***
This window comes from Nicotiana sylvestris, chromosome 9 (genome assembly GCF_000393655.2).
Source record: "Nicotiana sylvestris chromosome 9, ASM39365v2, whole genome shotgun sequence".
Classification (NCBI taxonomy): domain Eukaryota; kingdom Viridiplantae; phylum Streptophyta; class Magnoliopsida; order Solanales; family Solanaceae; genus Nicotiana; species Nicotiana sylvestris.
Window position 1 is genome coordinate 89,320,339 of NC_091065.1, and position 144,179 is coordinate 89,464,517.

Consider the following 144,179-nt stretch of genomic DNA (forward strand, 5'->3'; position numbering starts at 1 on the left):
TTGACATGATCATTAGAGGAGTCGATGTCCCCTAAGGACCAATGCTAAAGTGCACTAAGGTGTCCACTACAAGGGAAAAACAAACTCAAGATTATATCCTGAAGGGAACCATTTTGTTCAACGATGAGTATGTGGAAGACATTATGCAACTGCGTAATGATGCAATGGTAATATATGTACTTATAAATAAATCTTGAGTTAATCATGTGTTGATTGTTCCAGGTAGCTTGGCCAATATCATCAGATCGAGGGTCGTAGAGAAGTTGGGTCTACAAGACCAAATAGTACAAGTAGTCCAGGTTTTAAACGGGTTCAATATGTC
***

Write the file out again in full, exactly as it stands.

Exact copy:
This window comes from Nicotiana sylvestris, chromosome 9 (genome assembly GCF_000393655.2).
Source record: "Nicotiana sylvestris chromosome 9, ASM39365v2, whole genome shotgun sequence".
Classification (NCBI taxonomy): domain Eukaryota; kingdom Viridiplantae; phylum Streptophyta; class Magnoliopsida; order Solanales; family Solanaceae; genus Nicotiana; species Nicotiana sylvestris.
Window position 1 is genome coordinate 89,320,339 of NC_091065.1, and position 144,179 is coordinate 89,464,517.

Consider the following 144,179-nt stretch of genomic DNA (forward strand, 5'->3'; position numbering starts at 1 on the left):
TTGACATGATCATTAGAGGAGTCGATGTCCCCTAAGGACCAATGCTAAAGTGCACTAAGGTGTCCACTACAAGGGAAAAACAAACTCAAGATTATATCCTGAAGGGAACCATTTTGTTCAACGATGAGTATGTGGAAGACATTATGCAACTGCGTAATGATGCAATGGTAATATATGTACTTATAAATAAATCTTGAGTTAATCATGTGTTGATTGTTCCAGGTAGCTTGGCCAATATCATCAGATCGAGGGTCGTAGAGAAGTTGGGTCTACAAGACCAAATAGTACAAGTAGTCCAGGTTTTAAACGGGTTCAATATGTC